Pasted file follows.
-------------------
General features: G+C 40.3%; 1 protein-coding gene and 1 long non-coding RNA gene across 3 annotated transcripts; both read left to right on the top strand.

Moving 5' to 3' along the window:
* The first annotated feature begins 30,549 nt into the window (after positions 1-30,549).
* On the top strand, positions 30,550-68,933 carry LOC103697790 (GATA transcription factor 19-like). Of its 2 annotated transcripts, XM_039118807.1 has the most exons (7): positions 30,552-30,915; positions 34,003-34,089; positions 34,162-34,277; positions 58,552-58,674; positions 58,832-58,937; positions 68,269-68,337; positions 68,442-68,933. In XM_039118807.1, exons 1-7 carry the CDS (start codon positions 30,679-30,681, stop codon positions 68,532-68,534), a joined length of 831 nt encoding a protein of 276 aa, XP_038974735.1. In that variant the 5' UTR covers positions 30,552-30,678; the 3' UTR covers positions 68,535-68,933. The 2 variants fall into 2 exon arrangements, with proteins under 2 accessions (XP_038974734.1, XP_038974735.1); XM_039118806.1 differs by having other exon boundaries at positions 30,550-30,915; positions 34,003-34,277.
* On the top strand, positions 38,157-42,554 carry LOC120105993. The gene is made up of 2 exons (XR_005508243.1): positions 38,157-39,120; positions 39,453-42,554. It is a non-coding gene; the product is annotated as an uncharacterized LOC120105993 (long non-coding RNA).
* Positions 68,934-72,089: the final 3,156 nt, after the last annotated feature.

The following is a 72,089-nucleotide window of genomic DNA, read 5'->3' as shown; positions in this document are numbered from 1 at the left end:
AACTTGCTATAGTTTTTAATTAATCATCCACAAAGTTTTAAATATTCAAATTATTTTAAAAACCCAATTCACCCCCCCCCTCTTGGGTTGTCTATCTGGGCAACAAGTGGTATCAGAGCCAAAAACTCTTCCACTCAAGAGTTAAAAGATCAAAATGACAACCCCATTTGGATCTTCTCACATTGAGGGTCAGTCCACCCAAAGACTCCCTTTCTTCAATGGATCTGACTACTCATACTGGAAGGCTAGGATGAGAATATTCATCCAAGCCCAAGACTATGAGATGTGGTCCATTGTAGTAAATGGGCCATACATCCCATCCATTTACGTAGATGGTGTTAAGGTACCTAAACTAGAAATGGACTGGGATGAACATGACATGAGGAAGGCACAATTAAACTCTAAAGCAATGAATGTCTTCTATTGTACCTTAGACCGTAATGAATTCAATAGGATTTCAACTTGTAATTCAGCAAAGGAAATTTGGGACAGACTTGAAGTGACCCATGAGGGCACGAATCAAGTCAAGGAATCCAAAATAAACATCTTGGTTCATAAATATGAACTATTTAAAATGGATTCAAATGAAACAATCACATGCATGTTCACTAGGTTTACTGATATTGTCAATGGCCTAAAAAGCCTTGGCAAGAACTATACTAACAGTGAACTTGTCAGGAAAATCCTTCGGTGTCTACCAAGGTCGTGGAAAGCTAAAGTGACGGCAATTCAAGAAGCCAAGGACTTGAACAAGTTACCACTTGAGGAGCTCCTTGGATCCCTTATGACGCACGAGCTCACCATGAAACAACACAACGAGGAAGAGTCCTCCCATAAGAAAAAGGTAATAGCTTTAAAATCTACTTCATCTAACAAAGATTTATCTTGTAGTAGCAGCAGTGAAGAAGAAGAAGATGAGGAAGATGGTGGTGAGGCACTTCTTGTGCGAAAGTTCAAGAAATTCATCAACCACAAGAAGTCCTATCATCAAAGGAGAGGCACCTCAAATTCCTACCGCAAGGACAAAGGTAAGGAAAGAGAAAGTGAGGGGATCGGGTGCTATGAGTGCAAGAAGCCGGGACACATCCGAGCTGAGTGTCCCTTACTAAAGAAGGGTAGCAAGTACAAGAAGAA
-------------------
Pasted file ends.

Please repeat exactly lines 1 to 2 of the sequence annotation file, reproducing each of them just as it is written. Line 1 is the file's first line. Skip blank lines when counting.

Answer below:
General features: G+C 40.3%; 1 protein-coding gene and 1 long non-coding RNA gene across 3 annotated transcripts; both read left to right on the top strand.

Moving 5' to 3' along the window: